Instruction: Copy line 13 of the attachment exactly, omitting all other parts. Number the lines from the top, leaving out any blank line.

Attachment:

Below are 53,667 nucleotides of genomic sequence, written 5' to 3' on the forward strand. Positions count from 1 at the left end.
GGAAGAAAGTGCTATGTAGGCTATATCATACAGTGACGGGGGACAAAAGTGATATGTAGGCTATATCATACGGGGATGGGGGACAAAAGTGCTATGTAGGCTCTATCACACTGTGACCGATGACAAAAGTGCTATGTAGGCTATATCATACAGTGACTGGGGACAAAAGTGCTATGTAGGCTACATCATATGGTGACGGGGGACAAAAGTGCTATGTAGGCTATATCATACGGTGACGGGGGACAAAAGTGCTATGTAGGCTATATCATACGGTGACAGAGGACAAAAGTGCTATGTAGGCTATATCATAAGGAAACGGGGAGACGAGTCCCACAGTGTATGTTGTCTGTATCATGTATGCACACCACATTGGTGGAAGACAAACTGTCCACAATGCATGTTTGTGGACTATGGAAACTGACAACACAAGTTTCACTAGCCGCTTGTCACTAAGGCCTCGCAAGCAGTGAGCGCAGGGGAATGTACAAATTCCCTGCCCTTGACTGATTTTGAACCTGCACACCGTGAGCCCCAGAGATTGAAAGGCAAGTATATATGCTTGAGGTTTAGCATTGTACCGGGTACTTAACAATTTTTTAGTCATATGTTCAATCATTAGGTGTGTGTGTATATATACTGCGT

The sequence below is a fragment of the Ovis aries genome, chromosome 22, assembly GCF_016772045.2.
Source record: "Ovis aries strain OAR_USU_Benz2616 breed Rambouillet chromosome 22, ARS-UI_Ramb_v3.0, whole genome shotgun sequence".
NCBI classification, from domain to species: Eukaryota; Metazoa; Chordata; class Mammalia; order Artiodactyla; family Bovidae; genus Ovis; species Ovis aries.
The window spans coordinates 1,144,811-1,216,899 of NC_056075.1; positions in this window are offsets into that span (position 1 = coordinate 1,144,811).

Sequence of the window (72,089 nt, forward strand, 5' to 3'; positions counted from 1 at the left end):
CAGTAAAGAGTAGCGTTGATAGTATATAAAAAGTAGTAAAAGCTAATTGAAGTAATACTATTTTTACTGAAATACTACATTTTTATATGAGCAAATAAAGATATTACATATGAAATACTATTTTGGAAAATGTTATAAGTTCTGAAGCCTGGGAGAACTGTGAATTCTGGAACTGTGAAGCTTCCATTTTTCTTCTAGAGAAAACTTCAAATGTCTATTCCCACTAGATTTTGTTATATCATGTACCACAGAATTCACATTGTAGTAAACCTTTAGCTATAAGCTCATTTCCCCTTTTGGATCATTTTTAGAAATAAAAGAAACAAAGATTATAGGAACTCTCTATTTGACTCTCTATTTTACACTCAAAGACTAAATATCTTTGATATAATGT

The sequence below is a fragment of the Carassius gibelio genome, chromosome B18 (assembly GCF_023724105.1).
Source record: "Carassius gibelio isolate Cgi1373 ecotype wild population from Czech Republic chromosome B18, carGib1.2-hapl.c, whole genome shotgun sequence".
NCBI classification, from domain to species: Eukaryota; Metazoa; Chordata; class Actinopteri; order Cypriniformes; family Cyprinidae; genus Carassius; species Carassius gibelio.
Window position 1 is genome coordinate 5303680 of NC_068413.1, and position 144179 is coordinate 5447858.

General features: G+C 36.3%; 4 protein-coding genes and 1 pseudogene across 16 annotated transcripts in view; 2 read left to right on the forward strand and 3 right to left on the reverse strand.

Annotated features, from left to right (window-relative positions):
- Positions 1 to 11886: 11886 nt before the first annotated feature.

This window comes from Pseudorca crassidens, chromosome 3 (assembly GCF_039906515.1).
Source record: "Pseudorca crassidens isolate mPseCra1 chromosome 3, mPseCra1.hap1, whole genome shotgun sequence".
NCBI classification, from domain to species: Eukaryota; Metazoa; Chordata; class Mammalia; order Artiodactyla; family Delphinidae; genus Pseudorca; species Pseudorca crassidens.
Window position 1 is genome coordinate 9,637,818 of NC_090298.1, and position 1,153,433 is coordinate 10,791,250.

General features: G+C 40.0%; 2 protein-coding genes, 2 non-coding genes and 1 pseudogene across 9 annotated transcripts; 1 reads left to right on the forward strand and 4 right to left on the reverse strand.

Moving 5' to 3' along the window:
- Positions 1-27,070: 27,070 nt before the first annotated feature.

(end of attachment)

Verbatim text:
General features: G+C 36.3%; 4 protein-coding genes and 1 pseudogene across 16 annotated transcripts in view; 2 read left to right on the forward strand and 3 right to left on the reverse strand.